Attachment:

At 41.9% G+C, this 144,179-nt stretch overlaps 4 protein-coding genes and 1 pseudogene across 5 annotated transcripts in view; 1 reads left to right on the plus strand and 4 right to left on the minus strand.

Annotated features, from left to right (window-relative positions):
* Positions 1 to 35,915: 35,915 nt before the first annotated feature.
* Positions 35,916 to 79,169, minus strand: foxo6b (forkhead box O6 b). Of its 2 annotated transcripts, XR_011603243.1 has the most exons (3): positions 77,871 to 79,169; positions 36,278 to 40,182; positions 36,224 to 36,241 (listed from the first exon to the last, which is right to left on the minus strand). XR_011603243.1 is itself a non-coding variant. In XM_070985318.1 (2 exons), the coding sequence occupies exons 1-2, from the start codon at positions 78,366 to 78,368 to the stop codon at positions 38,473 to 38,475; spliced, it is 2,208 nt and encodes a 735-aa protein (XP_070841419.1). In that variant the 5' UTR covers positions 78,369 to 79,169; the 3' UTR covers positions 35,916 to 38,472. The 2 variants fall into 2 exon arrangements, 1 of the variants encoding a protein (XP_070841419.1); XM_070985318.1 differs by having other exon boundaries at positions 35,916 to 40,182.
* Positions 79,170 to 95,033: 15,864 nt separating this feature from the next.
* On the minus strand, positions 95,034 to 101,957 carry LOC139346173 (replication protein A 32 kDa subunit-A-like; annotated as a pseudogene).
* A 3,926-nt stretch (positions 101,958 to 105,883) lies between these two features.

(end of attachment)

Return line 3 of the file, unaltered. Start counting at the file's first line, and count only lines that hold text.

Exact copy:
* Positions 1 to 35,915: 35,915 nt before the first annotated feature.